Place a lid on the jar or a cloth with rubber band to keep it on tight. Leave sitting on your countertop, out of direct sunlight for 12 - 24 hours.
During the brew time, gently swirl the jar to make sure the grains are ‘bathed’ with the milk and this will help feed them and convert the milk to Kefir. You can omit this ‘swirling of the jar’, and it will turn out fine, especially if you are using the smaller amount of milk. Just give it a gently ‘swirl’ in the morning to make sure it looks like all (most) the milk was ‘converted’.
12 - 24 hours later, depending on milk to grain ratio and ambient temperature in your kitchen, you will have ‘real’ Kefir. It will be a bit tart and tangy. You will need to adjust the ‘brew’ time to get it to taste best for you. Less time will be less tart and more ‘yogurty’, longer will be sourer tasting.
Just prior to straining, I stir the contents with a silicon spatula or spoon. Definitely use a plastic utensil and NOT metal. This makes straining a little easier as it breaks up any large ‘curds’ that have formed and makes it a smoother Kefir.Straining:
Use a non metal strainer (I found a nylon ‘tea strainer’ made by ‘Tea Republic’ that I love, it catches all the grains, and I can gently rub a silicon spatula back and forth, and the Kefir milk strains into a new mason jar and is super creamy and smooth.
After straining off the liquidy ‘Milk Kefir’, the Kefir grains (which might still have some ‘curds’ clinging to them, but this is ok) are placed straight back into a pre-washed and room temp mason jar or fermenting vessel of choice, without rinsing the grains.
Fresh milk is added to the grains to prepare the next batch and a lid/cloth is put on.
The strained kefir is either consumed fresh, immediately, or poured into a sealed container and stored in the refrigerator (will keep up to a few weeks or longer). It can also be stored on your counter top for 1-2 more days at room temp to help reduce lactose content, then refrigerated and used..
Eventually you will notice the grains increasing in mass, and you can add more milk to the jar for brewing or remove some of the grains to give away or make a ‘back up’ copy.
--------------------------------------------------------------------------------------------------Short Term Kefir Storage:
Put your grains in a glass jar of milk with a lid on it (~a cup milk per 1-2 TBS grains)
Store in the refrigerator for up to a week.Longer Term Kefir Storage:
By straining off the refrigerated, kefir’d milk at least once a week, and replacing with fresh milk, you can usually extend the ‘refrigerator’ storage method indefinitely. I would try to get them reactivated a few times a year, though…just to be sure. The longer you do this, the more chance of the grains dying or becoming inbalanced from loosing too many of their unique cultures.Freezing Kefir Grains:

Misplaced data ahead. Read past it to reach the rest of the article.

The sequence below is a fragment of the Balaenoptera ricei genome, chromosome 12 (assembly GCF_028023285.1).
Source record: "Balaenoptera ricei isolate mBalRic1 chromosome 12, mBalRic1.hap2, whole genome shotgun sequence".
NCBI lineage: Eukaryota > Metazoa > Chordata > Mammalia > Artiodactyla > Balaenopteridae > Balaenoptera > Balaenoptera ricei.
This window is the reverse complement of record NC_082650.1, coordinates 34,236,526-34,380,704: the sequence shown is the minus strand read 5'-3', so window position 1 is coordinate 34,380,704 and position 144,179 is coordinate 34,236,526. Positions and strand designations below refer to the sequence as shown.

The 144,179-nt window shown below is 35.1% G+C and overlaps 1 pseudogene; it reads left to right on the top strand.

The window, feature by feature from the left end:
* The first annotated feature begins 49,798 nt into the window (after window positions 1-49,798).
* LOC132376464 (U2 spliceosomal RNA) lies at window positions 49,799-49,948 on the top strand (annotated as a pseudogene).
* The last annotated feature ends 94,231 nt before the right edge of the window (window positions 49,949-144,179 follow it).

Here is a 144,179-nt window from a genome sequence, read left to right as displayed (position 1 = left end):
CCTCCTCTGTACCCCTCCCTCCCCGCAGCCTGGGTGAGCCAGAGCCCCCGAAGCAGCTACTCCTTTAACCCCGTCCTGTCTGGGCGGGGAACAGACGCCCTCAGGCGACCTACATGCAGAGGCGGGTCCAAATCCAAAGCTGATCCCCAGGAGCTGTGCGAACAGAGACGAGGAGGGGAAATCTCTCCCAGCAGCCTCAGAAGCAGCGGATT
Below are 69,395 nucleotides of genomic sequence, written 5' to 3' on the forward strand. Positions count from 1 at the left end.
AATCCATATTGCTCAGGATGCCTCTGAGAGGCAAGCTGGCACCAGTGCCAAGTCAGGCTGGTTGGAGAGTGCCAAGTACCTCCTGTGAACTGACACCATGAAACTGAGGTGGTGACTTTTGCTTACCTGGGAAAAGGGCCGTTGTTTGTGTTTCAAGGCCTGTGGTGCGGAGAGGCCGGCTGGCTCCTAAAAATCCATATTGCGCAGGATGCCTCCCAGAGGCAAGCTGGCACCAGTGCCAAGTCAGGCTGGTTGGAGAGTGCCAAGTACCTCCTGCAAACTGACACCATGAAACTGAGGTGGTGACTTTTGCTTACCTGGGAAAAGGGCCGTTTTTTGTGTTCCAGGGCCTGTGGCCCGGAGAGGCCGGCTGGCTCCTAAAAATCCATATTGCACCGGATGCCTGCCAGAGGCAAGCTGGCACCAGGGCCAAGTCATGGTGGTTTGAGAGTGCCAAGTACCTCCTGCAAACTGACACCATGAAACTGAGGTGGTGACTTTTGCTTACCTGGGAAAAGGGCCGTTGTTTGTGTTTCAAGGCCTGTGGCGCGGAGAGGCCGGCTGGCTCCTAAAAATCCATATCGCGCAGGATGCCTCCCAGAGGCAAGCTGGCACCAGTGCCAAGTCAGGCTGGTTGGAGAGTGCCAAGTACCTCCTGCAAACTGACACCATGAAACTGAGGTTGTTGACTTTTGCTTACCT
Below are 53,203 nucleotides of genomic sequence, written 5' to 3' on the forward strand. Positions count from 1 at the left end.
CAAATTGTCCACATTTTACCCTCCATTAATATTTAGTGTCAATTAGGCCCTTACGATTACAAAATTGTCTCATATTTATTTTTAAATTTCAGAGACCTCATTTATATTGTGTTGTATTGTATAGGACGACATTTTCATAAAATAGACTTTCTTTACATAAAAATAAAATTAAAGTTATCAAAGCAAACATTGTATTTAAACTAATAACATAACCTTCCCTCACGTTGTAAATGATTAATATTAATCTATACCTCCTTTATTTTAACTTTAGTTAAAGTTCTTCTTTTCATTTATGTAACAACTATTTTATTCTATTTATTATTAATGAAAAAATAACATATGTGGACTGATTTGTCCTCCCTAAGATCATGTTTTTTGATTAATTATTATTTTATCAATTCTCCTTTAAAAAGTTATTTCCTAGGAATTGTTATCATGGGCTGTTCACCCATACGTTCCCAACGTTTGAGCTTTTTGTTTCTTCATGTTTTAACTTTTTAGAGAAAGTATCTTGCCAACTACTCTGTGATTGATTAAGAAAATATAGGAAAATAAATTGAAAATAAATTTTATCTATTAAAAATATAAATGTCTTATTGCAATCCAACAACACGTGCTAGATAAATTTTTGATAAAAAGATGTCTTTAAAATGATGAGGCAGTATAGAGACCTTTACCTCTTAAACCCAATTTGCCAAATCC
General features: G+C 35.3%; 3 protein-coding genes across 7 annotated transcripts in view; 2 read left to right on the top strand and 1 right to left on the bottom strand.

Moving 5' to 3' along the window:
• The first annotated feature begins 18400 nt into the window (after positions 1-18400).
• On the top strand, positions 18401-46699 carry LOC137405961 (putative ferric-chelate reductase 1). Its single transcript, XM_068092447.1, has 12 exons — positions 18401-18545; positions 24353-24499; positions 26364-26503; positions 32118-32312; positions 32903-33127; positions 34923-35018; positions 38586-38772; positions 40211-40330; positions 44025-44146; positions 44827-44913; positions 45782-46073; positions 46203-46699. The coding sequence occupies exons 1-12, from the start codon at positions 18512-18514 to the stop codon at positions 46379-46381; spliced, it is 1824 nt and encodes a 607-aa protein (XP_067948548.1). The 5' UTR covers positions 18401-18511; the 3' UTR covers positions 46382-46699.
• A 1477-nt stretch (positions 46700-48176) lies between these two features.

Rinse off your grains with clean, filtered water. Pat dry and place on a paper towel or clean tea towel to allow to dry.
Place your grains in a jar or plastic baggie and freeze for up to one year, but you might only want to do it for a few months, as the yeast component can completely die off using this method. The Dom suggests adding powdered milk to coat the grains to help protect them, but I do not use powdered milk and do not have any in the house. It might take up to two weeks to get them active again, once you thaw them.Drying Kefir Grains:
Kefir grains may be dehydrated to store long term (a year or so).
Prepare the grains, as for freezing, then as they dry on the paper towel, or tea towel, allow them to continue drying in a well ventilated, warm spot (maybe on the top of your refrigerator?) for up to 3 days or longer for large grains. They will become smaller, hard and yellow looking. Store in a plastic baggie, or in a glass jar, in a cool dry spot or in the refrigerator, once you know they are well dried.Reactivating Frozen and Dried Kefir Grains:
To reactivate frozen and dehydrated kefir grains, place in a glass jar with cool water and soak for a few minutes. Rinse them off in a strainer to get out any powdered milk if you used it. Place them in a small amount of fresh milk, and allow to sit at room temp for 24 hours.
Every day change the milk and toss out the kefir milk (don’t drink it yet). You will want the milk to be coagulating, and have a clean, yeasty smell (or like good buttermilk). Once that happens, you can start consuming your kefir and continue as for normal brewing, and increasing the amount of milk again. This process could take a few weeks to happen, to reactivate. Be patient and use smaller than normal amounts of milk until you are confident you have happy, active kefir cultures again.